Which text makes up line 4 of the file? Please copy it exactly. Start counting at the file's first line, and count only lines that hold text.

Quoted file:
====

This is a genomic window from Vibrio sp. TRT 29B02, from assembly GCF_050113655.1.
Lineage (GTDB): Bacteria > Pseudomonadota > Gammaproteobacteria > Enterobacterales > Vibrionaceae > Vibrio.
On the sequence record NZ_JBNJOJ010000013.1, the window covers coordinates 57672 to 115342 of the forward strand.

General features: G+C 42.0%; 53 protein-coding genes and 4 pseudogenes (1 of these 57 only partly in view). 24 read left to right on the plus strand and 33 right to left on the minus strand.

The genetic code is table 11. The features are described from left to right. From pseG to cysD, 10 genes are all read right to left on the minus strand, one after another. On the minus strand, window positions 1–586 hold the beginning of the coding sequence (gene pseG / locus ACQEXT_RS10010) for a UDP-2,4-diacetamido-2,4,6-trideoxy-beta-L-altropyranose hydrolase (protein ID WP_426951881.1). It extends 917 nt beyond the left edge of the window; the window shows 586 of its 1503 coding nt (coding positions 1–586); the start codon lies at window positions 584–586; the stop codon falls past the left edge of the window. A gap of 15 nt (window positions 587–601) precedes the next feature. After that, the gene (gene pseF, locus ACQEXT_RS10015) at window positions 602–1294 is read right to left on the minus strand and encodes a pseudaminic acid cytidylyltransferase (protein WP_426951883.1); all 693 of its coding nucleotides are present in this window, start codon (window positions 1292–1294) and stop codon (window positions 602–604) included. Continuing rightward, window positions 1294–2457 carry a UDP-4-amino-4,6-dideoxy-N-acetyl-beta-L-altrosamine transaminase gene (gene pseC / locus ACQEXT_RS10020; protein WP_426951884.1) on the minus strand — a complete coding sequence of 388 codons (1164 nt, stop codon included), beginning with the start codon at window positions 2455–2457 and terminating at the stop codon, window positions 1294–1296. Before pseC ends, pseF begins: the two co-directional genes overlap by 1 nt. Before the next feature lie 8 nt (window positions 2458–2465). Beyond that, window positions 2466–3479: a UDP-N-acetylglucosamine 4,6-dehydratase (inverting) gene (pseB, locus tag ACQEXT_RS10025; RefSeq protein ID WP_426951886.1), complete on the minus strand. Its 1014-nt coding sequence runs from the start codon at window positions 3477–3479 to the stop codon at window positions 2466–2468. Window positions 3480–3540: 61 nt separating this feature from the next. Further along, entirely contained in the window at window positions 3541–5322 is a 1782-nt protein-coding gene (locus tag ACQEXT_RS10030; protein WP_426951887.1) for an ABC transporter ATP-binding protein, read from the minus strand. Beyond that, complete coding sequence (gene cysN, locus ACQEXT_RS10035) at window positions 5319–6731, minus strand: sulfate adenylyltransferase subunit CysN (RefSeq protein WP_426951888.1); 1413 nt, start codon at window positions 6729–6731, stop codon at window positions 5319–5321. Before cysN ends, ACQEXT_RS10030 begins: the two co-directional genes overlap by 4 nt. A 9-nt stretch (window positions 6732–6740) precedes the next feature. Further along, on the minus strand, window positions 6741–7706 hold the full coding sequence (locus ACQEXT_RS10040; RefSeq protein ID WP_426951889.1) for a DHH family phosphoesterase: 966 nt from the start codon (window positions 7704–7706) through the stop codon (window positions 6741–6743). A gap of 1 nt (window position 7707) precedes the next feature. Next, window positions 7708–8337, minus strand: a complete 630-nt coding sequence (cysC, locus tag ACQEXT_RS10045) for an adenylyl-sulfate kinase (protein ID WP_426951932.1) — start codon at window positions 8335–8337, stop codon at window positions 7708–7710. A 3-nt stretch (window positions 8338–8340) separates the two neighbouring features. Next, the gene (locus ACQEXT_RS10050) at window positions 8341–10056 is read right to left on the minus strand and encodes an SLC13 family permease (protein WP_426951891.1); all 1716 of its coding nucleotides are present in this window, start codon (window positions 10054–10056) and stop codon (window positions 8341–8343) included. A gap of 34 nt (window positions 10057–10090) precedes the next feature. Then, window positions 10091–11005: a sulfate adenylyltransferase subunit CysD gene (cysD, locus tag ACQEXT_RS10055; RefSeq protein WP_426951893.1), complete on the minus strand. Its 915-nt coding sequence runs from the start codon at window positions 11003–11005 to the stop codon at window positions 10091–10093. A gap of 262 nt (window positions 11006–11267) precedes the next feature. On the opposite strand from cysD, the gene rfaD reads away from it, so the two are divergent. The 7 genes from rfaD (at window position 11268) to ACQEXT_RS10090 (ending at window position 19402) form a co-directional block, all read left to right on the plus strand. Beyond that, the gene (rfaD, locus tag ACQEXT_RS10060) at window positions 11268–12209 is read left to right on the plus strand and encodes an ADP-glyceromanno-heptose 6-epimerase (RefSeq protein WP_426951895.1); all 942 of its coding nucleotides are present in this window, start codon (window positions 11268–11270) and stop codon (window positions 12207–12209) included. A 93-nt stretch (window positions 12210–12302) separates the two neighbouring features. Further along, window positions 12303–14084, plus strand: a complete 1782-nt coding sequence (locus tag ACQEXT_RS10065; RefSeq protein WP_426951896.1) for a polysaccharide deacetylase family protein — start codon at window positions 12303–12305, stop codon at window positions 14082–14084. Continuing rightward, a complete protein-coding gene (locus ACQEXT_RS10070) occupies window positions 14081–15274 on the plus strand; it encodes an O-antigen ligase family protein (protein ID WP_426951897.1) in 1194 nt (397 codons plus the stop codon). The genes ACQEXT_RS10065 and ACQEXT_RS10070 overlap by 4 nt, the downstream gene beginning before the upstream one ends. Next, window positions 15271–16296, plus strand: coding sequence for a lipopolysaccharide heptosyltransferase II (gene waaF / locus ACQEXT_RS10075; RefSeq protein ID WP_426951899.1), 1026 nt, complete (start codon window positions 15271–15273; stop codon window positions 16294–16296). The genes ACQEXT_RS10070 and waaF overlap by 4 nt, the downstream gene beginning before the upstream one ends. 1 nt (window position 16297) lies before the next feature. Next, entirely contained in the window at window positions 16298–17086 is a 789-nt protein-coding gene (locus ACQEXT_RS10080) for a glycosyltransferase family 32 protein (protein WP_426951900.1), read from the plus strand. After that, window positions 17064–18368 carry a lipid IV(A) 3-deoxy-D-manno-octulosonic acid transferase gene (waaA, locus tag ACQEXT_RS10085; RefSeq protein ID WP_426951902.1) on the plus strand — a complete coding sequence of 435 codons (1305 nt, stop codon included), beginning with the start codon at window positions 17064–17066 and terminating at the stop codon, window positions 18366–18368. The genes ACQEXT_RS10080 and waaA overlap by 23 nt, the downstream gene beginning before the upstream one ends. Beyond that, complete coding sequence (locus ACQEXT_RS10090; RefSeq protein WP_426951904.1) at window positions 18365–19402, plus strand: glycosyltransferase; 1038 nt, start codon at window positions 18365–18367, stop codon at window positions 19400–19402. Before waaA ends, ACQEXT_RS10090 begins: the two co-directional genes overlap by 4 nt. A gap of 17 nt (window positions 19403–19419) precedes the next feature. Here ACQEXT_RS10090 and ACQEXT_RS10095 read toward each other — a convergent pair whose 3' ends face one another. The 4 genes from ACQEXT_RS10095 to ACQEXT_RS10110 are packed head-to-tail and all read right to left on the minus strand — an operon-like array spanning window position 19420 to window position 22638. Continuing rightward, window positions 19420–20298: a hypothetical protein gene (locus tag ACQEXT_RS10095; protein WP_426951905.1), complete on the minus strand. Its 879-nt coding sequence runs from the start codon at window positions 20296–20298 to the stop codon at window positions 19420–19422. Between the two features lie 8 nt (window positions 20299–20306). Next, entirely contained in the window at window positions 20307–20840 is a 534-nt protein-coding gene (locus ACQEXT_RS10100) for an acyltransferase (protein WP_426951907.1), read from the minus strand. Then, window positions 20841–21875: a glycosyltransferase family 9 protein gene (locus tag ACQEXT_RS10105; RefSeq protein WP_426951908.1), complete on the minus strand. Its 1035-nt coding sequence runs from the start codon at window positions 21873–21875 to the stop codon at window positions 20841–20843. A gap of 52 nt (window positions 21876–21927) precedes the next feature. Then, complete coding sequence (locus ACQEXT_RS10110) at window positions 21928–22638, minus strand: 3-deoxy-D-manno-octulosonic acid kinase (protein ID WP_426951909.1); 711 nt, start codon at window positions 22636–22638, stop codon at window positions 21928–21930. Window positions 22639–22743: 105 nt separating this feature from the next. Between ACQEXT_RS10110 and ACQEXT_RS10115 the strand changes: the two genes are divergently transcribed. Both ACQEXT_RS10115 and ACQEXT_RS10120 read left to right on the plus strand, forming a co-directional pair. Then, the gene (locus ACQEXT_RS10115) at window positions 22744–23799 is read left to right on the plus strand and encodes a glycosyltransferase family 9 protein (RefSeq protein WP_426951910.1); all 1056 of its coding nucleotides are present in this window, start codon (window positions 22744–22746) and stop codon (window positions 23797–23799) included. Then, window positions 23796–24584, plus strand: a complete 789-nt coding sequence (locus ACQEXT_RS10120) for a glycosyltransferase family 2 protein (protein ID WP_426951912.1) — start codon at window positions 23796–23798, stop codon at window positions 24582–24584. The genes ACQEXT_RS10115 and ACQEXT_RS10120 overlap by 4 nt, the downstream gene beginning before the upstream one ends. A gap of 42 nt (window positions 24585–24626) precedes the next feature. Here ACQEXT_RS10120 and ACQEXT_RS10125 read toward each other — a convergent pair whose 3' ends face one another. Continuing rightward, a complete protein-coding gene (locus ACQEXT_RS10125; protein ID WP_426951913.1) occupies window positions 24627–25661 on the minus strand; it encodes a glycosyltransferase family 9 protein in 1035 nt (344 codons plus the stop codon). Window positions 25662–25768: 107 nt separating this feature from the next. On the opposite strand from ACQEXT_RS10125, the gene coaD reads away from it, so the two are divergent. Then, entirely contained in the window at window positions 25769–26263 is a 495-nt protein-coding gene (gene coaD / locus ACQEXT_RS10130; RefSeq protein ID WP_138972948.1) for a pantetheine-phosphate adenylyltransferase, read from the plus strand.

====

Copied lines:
General features: G+C 42.0%; 53 protein-coding genes and 4 pseudogenes (1 of these 57 only partly in view). 24 read left to right on the plus strand and 33 right to left on the minus strand.